Sender: Smith, Ed [address redacted]@sequoiavote.com
To: firstname.lastname@example.org, email@example.com
Subject: Sequoia Advantage voting machines from New Jersey
Date: Fri, Mar 14, 2008 at 6:16 PM
Dear Professors Felten and Appel:
As you have likely read in the news media, certain New Jersey election officials have stated that they plan to send to you one or more Sequoia Advantage voting machines for analysis. I want to make you aware that if the County does so, it violates their established Sequoia licensing Agreement for use of the voting system. Sequoia has also retained counsel to stop any infringement of our intellectual properties, including any non-compliant analysis. We will also take appropriate steps to protect against any publication of Sequoia software, its behavior, reports regarding same or any other infringement of our intellectual property.
Very truly yours,
Sequoia Voting Systems
[contact information and boilerplate redacted]
By Eman A. Khamas
Whether their name is sectarian militias, paramilitary groups, death squads, mercenaries, criminal gangs, rogue elements in the new Iraqi security forces (no matter what they are called or how different they are), it is said they are controlling Iraq now and turning it into a no-man's land. It is said that the American occupation authorities, and their Iraqi agents in the government are helplessly incapable of controlling them. That they are ever stronger, better functioning, and more organized , and that they are consolidating their control over the north and the south of Iraq, making its division a de facto truth.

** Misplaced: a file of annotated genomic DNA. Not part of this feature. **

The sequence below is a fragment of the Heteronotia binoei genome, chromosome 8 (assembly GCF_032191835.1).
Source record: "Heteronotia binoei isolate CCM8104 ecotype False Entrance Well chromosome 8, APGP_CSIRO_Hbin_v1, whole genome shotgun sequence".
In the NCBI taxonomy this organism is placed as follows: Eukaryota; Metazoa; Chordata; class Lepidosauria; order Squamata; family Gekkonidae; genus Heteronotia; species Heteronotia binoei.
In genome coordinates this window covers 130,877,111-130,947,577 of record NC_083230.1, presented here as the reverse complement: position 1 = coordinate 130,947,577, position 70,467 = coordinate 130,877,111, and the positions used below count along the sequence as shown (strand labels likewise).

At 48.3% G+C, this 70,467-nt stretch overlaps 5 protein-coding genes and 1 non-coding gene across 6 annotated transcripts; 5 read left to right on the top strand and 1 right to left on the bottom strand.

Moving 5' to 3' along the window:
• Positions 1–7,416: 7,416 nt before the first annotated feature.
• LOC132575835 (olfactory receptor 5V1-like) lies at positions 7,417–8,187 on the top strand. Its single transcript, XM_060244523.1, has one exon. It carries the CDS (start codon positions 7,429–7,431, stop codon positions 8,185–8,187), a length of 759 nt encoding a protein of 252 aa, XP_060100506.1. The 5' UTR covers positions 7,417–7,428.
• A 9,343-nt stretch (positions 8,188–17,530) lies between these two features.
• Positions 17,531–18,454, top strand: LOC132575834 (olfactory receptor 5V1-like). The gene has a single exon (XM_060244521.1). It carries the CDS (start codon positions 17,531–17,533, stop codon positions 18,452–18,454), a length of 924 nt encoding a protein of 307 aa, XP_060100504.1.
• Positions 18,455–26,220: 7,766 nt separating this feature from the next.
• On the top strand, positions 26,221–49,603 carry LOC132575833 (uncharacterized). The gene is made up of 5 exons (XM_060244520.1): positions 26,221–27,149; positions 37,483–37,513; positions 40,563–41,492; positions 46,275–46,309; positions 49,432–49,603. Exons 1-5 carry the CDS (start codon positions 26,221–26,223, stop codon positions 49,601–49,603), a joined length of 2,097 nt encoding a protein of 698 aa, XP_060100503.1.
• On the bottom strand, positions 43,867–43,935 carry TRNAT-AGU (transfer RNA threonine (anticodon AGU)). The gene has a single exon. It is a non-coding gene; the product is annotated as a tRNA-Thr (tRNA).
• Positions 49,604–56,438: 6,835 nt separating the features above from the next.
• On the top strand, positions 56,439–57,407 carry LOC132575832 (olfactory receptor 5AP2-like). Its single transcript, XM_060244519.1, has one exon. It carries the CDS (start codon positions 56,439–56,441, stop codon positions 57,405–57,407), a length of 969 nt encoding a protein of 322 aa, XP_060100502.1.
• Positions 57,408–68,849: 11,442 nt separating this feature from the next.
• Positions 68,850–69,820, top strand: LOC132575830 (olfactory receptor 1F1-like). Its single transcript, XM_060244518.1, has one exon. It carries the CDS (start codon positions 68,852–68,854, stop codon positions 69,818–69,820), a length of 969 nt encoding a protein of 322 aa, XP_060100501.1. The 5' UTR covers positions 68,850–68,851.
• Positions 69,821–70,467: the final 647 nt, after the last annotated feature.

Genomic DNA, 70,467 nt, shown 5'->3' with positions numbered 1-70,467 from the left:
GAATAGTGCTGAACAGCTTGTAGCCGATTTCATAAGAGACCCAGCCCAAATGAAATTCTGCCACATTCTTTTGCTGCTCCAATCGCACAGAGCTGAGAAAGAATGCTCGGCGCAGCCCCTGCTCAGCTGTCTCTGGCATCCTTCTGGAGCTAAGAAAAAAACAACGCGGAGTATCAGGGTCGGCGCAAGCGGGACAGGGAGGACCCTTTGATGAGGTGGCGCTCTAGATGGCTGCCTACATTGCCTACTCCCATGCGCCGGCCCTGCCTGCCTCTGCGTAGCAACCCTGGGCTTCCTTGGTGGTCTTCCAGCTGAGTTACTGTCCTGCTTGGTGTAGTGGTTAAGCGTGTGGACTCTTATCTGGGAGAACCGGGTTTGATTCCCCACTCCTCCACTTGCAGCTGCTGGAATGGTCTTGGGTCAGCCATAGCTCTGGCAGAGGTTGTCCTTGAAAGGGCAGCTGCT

Operating independently, or as part of the Iraqi government security forces trained and equipped by the US, these gangs have committed the worst of atrocities, five years after the fall of the State of Iraq. They have dismantled the society and the State, robbed the country, kidnapped, brutally tortured and assassinated thousands, drove millions of their houses, terrorized the citizens, the question remains why and how is it possible for them to commit all these crimes, and why there is no investigation or judicial pursuit for them all these year.